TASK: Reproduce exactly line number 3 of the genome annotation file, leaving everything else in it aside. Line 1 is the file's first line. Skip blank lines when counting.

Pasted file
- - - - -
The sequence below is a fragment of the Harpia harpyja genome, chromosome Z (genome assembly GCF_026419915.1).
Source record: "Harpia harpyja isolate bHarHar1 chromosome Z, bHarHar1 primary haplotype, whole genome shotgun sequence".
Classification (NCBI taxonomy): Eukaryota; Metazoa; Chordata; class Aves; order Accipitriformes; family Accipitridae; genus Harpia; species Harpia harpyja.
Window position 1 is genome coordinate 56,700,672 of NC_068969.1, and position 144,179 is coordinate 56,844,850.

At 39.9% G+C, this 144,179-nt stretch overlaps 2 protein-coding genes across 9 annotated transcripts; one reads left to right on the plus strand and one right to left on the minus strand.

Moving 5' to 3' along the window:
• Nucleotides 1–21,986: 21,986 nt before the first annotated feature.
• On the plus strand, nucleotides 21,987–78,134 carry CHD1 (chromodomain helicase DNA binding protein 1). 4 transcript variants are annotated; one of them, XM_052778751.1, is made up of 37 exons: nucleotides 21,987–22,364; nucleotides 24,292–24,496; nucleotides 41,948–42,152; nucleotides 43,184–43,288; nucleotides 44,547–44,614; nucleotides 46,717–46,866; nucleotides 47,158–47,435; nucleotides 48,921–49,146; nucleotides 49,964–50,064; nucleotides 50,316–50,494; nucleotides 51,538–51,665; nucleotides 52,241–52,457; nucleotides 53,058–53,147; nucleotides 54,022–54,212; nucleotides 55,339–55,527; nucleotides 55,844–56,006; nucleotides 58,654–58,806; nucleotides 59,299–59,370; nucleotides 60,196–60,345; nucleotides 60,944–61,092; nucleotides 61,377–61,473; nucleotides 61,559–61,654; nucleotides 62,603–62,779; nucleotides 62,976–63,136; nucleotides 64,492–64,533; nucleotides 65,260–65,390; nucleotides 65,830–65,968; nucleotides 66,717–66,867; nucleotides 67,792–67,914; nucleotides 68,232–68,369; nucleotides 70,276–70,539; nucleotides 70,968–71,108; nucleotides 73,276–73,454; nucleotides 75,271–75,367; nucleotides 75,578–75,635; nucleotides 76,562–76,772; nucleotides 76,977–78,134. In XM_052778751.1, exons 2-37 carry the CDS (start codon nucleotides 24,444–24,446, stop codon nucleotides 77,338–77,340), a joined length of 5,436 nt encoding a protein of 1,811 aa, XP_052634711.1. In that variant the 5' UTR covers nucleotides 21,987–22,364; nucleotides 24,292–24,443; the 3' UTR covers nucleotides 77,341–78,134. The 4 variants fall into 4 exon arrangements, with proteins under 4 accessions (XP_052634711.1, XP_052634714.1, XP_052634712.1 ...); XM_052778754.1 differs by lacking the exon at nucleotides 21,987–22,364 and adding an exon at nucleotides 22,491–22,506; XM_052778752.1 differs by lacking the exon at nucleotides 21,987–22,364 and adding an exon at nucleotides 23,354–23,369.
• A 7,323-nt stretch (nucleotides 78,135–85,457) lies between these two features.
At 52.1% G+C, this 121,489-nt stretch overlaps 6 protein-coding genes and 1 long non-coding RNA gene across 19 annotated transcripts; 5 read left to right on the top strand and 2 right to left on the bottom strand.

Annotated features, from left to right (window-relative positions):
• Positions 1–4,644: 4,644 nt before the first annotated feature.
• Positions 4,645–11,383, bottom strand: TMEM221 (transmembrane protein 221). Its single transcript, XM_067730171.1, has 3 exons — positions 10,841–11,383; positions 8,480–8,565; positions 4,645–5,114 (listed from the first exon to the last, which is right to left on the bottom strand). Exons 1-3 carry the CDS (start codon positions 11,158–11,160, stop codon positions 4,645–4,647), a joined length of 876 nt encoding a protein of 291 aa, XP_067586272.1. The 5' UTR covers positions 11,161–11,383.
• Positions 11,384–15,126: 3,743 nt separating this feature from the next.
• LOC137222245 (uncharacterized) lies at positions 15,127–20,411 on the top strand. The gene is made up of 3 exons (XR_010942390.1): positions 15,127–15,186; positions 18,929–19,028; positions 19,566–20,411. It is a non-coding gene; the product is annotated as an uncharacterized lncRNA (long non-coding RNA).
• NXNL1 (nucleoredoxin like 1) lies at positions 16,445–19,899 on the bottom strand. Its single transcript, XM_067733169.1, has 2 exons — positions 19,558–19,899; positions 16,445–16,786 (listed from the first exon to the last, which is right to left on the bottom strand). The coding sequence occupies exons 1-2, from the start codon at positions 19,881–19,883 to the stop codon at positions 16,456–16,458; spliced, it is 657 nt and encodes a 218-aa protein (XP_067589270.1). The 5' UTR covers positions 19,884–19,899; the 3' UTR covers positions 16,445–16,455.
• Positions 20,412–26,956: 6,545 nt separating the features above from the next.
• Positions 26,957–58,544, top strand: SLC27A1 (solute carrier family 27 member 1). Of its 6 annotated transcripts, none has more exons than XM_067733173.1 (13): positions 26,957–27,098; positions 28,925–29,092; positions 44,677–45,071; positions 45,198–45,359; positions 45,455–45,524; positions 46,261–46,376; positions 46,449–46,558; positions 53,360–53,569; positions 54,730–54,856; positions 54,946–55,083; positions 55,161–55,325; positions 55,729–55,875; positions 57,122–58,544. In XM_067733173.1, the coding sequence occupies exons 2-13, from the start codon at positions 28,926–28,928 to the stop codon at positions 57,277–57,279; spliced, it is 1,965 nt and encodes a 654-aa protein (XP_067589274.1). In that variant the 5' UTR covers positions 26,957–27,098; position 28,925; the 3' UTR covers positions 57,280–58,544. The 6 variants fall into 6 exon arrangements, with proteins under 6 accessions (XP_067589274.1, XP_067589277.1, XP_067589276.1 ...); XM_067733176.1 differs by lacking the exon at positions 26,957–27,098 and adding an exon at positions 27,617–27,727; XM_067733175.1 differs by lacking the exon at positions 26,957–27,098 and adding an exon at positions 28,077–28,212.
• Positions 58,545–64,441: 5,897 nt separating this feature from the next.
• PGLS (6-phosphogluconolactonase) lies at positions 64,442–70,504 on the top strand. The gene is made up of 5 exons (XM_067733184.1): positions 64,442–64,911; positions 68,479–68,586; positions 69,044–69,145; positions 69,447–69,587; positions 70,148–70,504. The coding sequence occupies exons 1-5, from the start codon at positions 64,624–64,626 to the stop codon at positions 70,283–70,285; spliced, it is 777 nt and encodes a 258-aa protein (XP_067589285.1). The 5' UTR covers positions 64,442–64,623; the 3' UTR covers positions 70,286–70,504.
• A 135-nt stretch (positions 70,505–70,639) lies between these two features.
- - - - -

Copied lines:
Classification (NCBI taxonomy): Eukaryota; Metazoa; Chordata; class Aves; order Accipitriformes; family Accipitridae; genus Harpia; species Harpia harpyja.